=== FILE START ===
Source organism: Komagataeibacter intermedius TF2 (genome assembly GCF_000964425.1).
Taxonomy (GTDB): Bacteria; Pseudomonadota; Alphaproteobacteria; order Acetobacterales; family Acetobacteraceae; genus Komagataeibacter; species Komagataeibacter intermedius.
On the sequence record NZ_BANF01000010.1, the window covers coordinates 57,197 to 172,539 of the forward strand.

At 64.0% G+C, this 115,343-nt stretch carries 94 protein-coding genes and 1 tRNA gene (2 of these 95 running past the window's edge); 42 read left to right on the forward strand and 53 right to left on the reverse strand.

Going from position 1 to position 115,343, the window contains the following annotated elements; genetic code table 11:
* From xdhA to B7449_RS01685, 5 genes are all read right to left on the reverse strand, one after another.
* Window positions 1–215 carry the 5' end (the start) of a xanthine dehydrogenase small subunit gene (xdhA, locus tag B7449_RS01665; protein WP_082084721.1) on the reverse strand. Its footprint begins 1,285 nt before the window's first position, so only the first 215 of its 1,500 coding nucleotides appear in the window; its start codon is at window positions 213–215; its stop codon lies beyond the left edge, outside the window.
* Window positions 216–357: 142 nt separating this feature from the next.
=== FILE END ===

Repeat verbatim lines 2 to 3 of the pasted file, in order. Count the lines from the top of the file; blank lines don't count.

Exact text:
Taxonomy (GTDB): Bacteria; Pseudomonadota; Alphaproteobacteria; order Acetobacterales; family Acetobacteraceae; genus Komagataeibacter; species Komagataeibacter intermedius.
On the sequence record NZ_BANF01000010.1, the window covers coordinates 57,197 to 172,539 of the forward strand.